It has been known by many names: the Yankee Clipper, the Great New England Hurricane, the Long Island Express . . . or simply the New England Hurricane of 1938. With fatalities estimated at between 500 and 700, it’s still the deadliest hurricane in modern New England history, and only Sandy last year was more costly (property damage from the ’38 storm amounted to almost $5 billion in 2013 dollars). Tomorrow is the 75th anniversary of the storm’s landfall as a Category 3 hurricane on Long Island, and to coincide with that occasion, the AMS has just released a new book about the event: Taken by Storm, 1938: A Social and Meteorological History of the Great New England Hurricane, by Lourdes B. Avilés. (To order the book, visit the AMS bookstore.) The first book to detail the science of the storm, it also delves into the Great Hurricane’s significant societal impacts. In the preface, Avilés discusses her motivation for writing the book:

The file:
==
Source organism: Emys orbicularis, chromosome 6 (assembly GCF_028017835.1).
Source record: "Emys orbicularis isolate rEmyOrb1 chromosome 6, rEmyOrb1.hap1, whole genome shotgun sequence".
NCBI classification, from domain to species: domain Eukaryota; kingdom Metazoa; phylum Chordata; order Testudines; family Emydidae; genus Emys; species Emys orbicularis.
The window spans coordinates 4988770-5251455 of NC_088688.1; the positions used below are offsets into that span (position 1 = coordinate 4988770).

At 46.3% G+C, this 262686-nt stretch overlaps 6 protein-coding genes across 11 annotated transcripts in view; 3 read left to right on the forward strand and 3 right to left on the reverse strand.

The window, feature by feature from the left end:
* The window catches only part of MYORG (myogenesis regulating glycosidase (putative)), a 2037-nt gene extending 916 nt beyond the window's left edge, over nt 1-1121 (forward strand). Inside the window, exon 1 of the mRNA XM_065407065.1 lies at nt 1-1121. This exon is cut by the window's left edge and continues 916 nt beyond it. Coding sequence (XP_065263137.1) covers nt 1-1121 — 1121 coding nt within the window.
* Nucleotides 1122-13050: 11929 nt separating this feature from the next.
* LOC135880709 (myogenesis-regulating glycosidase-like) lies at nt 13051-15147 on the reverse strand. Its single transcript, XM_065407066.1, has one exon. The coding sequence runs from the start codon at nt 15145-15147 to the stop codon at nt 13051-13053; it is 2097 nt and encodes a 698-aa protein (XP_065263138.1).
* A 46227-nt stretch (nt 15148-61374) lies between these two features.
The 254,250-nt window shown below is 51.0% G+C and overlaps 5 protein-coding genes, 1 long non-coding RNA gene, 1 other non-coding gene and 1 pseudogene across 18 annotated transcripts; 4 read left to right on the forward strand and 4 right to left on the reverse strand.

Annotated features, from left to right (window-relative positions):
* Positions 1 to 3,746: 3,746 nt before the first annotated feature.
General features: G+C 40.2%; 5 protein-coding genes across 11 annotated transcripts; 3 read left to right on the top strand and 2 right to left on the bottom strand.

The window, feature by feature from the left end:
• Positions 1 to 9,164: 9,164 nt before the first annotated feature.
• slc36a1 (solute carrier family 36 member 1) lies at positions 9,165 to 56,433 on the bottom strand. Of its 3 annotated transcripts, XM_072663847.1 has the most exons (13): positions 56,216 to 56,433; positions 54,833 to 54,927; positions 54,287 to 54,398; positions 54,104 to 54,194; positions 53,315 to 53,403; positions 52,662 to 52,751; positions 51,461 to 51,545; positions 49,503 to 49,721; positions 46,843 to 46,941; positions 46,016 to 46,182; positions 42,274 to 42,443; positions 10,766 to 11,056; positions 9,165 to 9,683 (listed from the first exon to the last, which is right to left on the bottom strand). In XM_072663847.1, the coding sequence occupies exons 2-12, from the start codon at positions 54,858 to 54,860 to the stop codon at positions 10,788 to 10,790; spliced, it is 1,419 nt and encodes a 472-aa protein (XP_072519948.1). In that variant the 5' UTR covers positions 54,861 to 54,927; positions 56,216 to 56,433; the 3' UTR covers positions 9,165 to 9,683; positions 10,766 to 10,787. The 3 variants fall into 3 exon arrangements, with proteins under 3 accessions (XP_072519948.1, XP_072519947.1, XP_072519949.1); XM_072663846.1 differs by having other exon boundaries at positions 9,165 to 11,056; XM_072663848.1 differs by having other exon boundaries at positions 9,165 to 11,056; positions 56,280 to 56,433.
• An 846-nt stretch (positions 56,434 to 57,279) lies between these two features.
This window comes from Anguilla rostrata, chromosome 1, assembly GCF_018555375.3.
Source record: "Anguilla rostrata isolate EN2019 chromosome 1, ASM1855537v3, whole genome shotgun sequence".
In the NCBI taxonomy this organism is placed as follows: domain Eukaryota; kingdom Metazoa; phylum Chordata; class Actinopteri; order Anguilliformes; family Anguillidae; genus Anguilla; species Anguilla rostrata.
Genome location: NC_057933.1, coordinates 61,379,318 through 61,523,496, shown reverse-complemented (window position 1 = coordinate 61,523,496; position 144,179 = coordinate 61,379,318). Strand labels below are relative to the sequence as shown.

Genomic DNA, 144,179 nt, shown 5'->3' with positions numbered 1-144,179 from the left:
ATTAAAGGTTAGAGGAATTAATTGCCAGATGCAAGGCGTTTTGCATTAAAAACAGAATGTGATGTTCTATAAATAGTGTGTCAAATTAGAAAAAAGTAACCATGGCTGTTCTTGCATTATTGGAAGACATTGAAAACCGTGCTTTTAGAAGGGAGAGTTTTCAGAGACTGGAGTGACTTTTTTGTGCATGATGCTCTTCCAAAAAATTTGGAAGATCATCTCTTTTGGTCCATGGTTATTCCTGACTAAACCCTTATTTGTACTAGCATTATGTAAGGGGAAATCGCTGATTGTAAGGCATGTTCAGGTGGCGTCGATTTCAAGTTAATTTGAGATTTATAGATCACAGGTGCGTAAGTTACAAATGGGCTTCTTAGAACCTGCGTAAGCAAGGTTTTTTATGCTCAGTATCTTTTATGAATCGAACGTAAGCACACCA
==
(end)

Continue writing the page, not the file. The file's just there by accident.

My goal has not been to retell the story that has already been told, although there has to be some of that too, but to take a somewhat interdisciplinary approach to weaving together different aspects–different stories–of the 1938 Hurricane. This includes what happened before, during, and after the event, in the context of the meteorological history of the storm and its associated destruction and devastation; casualties, survival, and recovery in the affected population; environmental and geological changes caused by the storm; the science of hurricanes and of early-20th-century meteorology; and, finally, the added perspective of other intense hurricanes that have affected and no doubt will again affect the region.
AMS Director of Publications Ken Heideman, who wrote the foreword to Taken by Storm, 1938, recently talked to Avilés about the hurricane and her new book; the complete interview is below.